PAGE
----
NPR's Sanjena Sathian looks back at the left/right coalition that brought homeschooling out from under a legal cloud. The left wing of the alliance featured fans of John Holt and other radical critics of institutionalized education; the right wing reflected Christian conservative concerns. Those worldviews may have been far apart (though inevitably, people managed to combine them), but their proponents still worked together:
Fast-forward to the 1980s, when left met right. [Home School Legal Defense Association founder Michael] Farris found himself defending a hodgepodge of home-schoolers/unschoolers throughout the decade, mostly Christians like him and his family, but also "black Jews, Muslims…even one woman who told me her religious practices were a cross between Zen Buddhism and the philosophy of Winnie the Pooh."
States got creative, defending compulsory school attendance laws by leveraging truancy and even child abuse charges against home-schooling parents, and lawyers like Farris rose to the top of a booming individual rights movement.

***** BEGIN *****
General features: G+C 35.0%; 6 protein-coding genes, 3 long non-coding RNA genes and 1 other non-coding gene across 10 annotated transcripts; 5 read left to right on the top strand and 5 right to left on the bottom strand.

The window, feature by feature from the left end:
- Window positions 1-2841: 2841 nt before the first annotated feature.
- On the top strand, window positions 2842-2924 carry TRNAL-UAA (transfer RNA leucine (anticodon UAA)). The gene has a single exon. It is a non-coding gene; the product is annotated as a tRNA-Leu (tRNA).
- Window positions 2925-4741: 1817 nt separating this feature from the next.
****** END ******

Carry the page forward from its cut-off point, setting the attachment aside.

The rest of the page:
Farris and other lawyers fought to change the definition of a private school to include home schooling; they combated truancy charges aplenty and faced down the dictum that students should only be taught by certified teachers. But mostly they won the courts' silence, as judges refused to rule on the inherent value of home schooling and instead considered it from a rights perspective. That, in itself, was victory.
Today, most of the nearly 2 million home-schooled kids are probably still seen as fringe—but the idea of criminalizing parents for teaching kids at home? Equally fringe.
Sathian wraps up by contrasting those "1980s debates that could unite two opposing value systems under the shared umbrella of a libertarian ideal" with "today's deeply personal and political battles" over issues like Common Core. But I wouldn't rush to consign the left/right education alliance to the nostalgia pit just yet. Both the Christian right and the John Holt left object strongly to Common Core, and lately they've been joined by many voices within the teachers unions, which certainly wasn't the case with the homeschooling battles. Unity at last!
[Via Ralph Nader.]